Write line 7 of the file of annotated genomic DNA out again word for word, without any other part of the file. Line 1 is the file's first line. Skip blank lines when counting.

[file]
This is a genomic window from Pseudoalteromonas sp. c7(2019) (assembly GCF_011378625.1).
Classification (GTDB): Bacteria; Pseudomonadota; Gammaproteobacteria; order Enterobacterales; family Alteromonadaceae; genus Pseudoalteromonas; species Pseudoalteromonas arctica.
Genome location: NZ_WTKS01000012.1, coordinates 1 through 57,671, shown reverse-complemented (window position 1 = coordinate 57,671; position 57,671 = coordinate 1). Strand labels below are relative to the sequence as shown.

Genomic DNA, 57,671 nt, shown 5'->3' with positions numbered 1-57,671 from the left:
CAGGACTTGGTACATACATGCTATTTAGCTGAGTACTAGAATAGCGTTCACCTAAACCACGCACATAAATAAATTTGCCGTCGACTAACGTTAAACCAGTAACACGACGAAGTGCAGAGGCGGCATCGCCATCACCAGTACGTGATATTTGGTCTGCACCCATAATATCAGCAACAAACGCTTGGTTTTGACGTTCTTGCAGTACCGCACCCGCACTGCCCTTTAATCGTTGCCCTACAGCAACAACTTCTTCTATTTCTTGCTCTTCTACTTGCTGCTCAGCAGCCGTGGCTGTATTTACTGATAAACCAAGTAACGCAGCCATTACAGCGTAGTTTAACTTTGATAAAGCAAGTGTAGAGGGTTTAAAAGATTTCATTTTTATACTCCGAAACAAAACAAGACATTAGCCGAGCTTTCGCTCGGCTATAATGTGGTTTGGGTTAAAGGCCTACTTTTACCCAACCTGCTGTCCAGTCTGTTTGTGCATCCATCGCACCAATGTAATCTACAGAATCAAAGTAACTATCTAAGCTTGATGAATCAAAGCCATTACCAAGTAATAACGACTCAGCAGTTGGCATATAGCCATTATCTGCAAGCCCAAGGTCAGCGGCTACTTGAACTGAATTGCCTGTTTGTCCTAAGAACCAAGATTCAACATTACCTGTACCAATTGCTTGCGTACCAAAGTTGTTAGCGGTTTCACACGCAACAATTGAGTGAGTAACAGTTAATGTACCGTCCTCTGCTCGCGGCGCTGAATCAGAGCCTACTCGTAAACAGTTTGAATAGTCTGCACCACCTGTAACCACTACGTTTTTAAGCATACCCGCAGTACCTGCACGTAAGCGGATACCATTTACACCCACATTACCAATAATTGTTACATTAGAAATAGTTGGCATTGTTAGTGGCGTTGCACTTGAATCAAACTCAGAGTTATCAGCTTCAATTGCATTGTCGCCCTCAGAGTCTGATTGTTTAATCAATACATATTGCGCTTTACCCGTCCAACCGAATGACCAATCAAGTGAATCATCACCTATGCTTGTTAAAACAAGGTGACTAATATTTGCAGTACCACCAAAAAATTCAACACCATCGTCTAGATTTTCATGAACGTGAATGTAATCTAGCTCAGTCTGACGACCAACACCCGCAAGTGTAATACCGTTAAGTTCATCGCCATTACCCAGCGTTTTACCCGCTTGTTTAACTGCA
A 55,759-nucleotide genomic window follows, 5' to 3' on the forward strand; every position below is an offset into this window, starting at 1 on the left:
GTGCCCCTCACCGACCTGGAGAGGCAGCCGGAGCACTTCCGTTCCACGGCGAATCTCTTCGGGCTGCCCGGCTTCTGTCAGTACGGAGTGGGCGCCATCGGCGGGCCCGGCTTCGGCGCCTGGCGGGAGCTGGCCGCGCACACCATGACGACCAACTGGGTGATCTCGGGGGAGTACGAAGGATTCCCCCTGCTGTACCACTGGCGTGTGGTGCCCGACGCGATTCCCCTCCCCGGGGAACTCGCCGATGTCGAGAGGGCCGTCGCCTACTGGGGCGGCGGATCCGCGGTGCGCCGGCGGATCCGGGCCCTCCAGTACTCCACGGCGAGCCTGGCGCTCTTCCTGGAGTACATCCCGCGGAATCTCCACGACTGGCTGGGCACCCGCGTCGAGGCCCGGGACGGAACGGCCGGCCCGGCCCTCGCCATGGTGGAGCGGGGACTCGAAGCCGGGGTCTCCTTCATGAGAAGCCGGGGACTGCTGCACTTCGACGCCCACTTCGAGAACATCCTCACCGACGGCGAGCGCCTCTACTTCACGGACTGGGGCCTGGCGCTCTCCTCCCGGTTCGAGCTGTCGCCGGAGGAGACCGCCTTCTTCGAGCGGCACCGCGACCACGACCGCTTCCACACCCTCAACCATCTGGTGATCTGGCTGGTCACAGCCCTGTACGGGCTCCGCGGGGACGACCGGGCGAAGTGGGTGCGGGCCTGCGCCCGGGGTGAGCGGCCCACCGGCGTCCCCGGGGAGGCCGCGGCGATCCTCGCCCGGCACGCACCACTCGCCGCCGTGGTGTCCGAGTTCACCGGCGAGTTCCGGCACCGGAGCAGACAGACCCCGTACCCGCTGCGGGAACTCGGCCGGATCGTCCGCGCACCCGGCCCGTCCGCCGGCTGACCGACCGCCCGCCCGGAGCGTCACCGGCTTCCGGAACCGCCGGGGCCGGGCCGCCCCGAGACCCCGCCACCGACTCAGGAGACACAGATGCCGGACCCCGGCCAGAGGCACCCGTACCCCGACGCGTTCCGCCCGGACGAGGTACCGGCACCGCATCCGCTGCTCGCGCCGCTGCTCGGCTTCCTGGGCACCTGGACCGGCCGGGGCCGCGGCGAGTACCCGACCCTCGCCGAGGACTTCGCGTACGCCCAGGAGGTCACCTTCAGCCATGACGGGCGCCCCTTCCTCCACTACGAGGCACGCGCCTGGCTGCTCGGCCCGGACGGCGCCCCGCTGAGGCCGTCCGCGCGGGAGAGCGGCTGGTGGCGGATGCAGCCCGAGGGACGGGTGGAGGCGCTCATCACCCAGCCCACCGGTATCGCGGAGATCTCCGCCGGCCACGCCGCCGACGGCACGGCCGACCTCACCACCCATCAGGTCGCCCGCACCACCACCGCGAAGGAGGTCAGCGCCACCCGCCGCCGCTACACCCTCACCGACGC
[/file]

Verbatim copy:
GTGCCCCTCACCGACCTGGAGAGGCAGCCGGAGCACTTCCGTTCCACGGCGAATCTCTTCGGGCTGCCCGGCTTCTGTCAGTACGGAGTGGGCGCCATCGGCGGGCCCGGCTTCGGCGCCTGGCGGGAGCTGGCCGCGCACACCATGACGACCAACTGGGTGATCTCGGGGGAGTACGAAGGATTCCCCCTGCTGTACCACTGGCGTGTGGTGCCCGACGCGATTCCCCTCCCCGGGGAACTCGCCGATGTCGAGAGGGCCGTCGCCTACTGGGGCGGCGGATCCGCGGTGCGCCGGCGGATCCGGGCCCTCCAGTACTCCACGGCGAGCCTGGCGCTCTTCCTGGAGTACATCCCGCGGAATCTCCACGACTGGCTGGGCACCCGCGTCGAGGCCCGGGACGGAACGGCCGGCCCGGCCCTCGCCATGGTGGAGCGGGGACTCGAAGCCGGGGTCTCCTTCATGAGAAGCCGGGGACTGCTGCACTTCGACGCCCACTTCGAGAACATCCTCACCGACGGCGAGCGCCTCTACTTCACGGACTGGGGCCTGGCGCTCTCCTCCCGGTTCGAGCTGTCGCCGGAGGAGACCGCCTTCTTCGAGCGGCACCGCGACCACGACCGCTTCCACACCCTCAACCATCTGGTGATCTGGCTGGTCACAGCCCTGTACGGGCTCCGCGGGGACGACCGGGCGAAGTGGGTGCGGGCCTGCGCCCGGGGTGAGCGGCCCACCGGCGTCCCCGGGGAGGCCGCGGCGATCCTCGCCCGGCACGCACCACTCGCCGCCGTGGTGTCCGAGTTCACCGGCGAGTTCCGGCACCGGAGCAGACAGACCCCGTACCCGCTGCGGGAACTCGGCCGGATCGTCCGCGCACCCGGCCCGTCCGCCGGCTGACCGACCGCCCGCCCGGAGCGTCACCGGCTTCCGGAACCGCCGGGGCCGGGCCGCCCCGAGACCCCGCCACCGACTCAGGAGACACAGATGCCGGACCCCGGCCAGAGGCACCCGTACCCCGACGCGTTCCGCCCGGACGAGGTACCGGCACCGCATCCGCTGCTCGCGCCGCTGCTCGGCTTCCTGGGCACCTGGACCGGCCGGGGCCGCGGCGAGTACCCGACCCTCGCCGAGGACTTCGCGTACGCCCAGGAGGTCACCTTCAGCCATGACGGGCGCCCCTTCCTCCACTACGAGGCACGCGCCTGGCTGCTCGGCCCGGACGGCGCCCCGCTGAGGCCGTCCGCGCGGGAGAGCGGCTGGTGGCGGATGCAGCCCGAGGGACGGGTGGAGGCGCTCATCACCCAGCCCACCGGTATCGCGGAGATCTCCGCCGGCCACGCCGCCGACGGCACGGCCGACCTCACCACCCATCAGGTCGCCCGCACCACCACCGCGAAGGAGGTCAGCGCCACCCGCCGCCGCTACACCCTCACCGACGC